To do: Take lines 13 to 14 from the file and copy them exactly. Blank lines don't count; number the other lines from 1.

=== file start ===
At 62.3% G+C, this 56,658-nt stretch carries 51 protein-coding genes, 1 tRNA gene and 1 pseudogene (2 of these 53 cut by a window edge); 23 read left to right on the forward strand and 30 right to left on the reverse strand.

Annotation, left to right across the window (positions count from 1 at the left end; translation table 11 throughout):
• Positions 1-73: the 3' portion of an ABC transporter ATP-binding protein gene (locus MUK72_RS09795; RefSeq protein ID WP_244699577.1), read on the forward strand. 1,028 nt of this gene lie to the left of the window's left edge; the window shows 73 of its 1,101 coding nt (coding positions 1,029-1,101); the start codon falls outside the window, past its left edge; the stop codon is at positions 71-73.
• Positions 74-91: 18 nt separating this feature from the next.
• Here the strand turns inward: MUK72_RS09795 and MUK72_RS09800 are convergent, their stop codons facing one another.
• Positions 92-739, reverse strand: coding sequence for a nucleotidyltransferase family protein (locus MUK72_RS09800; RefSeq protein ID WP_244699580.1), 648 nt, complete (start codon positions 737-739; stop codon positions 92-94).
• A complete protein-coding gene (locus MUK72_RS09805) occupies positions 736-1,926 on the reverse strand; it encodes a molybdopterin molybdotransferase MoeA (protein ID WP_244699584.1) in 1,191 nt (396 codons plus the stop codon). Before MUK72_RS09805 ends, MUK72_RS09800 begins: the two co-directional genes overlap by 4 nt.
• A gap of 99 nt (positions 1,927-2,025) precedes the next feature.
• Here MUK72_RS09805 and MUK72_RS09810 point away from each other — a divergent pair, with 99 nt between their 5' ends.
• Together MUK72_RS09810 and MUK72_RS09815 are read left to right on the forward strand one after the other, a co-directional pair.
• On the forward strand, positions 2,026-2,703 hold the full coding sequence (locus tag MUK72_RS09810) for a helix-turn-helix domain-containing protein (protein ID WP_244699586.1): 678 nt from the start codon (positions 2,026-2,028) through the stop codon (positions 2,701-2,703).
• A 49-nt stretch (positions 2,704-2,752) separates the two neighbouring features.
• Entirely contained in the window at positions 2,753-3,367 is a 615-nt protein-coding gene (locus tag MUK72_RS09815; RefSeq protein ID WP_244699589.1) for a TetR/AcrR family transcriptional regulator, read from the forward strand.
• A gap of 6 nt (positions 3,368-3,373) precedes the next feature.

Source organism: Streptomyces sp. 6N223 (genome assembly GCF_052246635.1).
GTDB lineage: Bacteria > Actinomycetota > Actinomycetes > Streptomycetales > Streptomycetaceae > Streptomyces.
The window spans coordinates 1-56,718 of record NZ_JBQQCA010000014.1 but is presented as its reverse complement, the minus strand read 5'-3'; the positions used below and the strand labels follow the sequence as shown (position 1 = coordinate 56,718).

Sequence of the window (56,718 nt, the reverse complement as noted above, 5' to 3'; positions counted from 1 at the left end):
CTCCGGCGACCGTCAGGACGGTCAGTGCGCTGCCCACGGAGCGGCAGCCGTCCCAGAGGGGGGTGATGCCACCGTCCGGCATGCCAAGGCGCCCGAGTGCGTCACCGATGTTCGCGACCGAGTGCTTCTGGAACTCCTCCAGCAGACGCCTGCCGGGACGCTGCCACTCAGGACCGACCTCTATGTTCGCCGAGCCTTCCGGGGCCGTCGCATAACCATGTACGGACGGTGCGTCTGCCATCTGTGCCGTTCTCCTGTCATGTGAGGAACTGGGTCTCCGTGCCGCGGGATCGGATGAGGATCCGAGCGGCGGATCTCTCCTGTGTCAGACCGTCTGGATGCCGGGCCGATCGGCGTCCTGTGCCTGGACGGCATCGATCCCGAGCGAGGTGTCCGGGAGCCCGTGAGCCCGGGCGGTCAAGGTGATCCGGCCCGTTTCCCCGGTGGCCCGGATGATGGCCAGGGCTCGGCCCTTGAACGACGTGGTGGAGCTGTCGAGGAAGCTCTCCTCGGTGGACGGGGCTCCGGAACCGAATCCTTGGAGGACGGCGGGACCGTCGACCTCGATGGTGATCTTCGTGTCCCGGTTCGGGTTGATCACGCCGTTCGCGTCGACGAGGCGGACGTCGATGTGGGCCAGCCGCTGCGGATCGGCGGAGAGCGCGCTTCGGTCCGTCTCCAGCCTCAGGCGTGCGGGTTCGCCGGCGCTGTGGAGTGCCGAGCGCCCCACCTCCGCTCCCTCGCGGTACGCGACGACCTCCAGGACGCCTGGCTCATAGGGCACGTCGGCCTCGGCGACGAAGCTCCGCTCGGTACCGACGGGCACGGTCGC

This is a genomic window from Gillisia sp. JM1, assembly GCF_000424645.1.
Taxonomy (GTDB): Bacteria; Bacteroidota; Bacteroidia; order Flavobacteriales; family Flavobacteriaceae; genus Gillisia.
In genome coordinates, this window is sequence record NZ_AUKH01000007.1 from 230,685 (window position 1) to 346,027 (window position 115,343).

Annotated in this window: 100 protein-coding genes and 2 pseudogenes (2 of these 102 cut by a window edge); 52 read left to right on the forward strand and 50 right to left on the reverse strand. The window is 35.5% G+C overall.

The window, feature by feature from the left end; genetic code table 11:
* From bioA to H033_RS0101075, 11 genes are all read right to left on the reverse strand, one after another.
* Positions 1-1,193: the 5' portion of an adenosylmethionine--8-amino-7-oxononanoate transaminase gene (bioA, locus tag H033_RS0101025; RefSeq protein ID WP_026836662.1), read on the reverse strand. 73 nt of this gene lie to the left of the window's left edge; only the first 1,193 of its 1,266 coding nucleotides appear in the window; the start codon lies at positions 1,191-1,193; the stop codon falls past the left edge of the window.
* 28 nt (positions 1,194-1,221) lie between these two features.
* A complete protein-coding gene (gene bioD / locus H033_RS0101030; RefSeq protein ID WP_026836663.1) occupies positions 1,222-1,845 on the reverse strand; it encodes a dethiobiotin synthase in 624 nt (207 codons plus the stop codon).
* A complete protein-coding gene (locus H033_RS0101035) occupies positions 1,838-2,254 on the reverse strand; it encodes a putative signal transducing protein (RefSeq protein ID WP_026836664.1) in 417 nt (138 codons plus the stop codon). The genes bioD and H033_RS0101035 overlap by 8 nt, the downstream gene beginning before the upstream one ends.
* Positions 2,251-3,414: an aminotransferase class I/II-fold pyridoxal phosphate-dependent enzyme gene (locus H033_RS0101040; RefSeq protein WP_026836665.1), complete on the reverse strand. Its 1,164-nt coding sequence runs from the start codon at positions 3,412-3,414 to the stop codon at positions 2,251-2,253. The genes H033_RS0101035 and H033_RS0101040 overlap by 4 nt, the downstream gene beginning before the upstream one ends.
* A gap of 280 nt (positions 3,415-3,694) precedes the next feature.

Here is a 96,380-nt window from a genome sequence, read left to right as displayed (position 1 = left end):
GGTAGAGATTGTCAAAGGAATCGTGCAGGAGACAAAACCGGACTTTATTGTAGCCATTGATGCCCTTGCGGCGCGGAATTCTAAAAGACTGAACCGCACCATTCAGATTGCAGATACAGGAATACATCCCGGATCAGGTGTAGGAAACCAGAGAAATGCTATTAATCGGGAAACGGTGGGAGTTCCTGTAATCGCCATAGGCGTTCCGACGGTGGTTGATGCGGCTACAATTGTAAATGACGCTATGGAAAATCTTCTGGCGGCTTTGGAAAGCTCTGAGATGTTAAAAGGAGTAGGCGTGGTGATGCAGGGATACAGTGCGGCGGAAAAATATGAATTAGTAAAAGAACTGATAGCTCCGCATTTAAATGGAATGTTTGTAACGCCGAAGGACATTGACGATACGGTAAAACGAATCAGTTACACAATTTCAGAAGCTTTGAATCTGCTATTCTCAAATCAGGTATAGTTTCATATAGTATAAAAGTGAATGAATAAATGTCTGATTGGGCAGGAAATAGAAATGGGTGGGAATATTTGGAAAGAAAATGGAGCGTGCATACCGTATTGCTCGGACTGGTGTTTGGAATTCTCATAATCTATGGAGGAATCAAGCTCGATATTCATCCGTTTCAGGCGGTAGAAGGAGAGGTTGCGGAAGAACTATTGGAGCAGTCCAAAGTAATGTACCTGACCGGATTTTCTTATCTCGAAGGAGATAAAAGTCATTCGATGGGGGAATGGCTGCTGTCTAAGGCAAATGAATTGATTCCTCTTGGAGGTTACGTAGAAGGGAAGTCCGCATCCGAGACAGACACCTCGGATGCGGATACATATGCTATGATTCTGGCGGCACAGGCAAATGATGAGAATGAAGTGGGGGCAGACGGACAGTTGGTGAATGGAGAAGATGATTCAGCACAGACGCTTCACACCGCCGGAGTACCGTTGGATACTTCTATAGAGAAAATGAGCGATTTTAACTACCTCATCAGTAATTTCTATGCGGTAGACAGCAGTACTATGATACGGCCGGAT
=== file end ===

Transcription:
• Entirely contained in the window at positions 2,753-3,367 is a 615-nt protein-coding gene (locus tag MUK72_RS09815; RefSeq protein ID WP_244699589.1) for a TetR/AcrR family transcriptional regulator, read from the forward strand.
• A gap of 6 nt (positions 3,368-3,373) precedes the next feature.